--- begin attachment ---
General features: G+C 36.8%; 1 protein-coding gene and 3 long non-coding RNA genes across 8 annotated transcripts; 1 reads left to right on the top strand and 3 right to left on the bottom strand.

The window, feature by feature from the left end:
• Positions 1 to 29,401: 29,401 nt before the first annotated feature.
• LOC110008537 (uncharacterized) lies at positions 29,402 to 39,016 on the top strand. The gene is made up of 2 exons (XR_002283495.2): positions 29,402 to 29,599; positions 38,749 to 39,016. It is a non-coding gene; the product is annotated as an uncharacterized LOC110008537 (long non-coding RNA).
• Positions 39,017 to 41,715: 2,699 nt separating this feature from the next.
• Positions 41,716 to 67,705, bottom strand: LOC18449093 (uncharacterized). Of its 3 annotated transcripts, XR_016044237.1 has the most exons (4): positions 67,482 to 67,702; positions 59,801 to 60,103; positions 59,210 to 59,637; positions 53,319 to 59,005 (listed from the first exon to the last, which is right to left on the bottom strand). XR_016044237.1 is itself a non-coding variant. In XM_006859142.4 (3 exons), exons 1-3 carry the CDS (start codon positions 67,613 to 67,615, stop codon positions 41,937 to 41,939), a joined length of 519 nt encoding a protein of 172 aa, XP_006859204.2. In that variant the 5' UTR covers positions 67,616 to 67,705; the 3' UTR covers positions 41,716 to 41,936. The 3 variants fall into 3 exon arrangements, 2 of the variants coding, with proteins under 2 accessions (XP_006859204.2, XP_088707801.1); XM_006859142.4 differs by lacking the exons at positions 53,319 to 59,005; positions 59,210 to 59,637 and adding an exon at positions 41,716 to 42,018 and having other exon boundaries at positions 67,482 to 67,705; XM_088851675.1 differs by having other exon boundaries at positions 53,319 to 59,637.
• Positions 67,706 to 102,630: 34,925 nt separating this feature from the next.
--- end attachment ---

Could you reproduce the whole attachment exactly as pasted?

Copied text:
General features: G+C 36.8%; 1 protein-coding gene and 3 long non-coding RNA genes across 8 annotated transcripts; 1 reads left to right on the top strand and 3 right to left on the bottom strand.

The window, feature by feature from the left end:
• Positions 1 to 29,401: 29,401 nt before the first annotated feature.
• LOC110008537 (uncharacterized) lies at positions 29,402 to 39,016 on the top strand. The gene is made up of 2 exons (XR_002283495.2): positions 29,402 to 29,599; positions 38,749 to 39,016. It is a non-coding gene; the product is annotated as an uncharacterized LOC110008537 (long non-coding RNA).
• Positions 39,017 to 41,715: 2,699 nt separating this feature from the next.
• Positions 41,716 to 67,705, bottom strand: LOC18449093 (uncharacterized). Of its 3 annotated transcripts, XR_016044237.1 has the most exons (4): positions 67,482 to 67,702; positions 59,801 to 60,103; positions 59,210 to 59,637; positions 53,319 to 59,005 (listed from the first exon to the last, which is right to left on the bottom strand). XR_016044237.1 is itself a non-coding variant. In XM_006859142.4 (3 exons), exons 1-3 carry the CDS (start codon positions 67,613 to 67,615, stop codon positions 41,937 to 41,939), a joined length of 519 nt encoding a protein of 172 aa, XP_006859204.2. In that variant the 5' UTR covers positions 67,616 to 67,705; the 3' UTR covers positions 41,716 to 41,936. The 3 variants fall into 3 exon arrangements, 2 of the variants coding, with proteins under 2 accessions (XP_006859204.2, XP_088707801.1); XM_006859142.4 differs by lacking the exons at positions 53,319 to 59,005; positions 59,210 to 59,637 and adding an exon at positions 41,716 to 42,018 and having other exon boundaries at positions 67,482 to 67,705; XM_088851675.1 differs by having other exon boundaries at positions 53,319 to 59,637.
• Positions 67,706 to 102,630: 34,925 nt separating this feature from the next.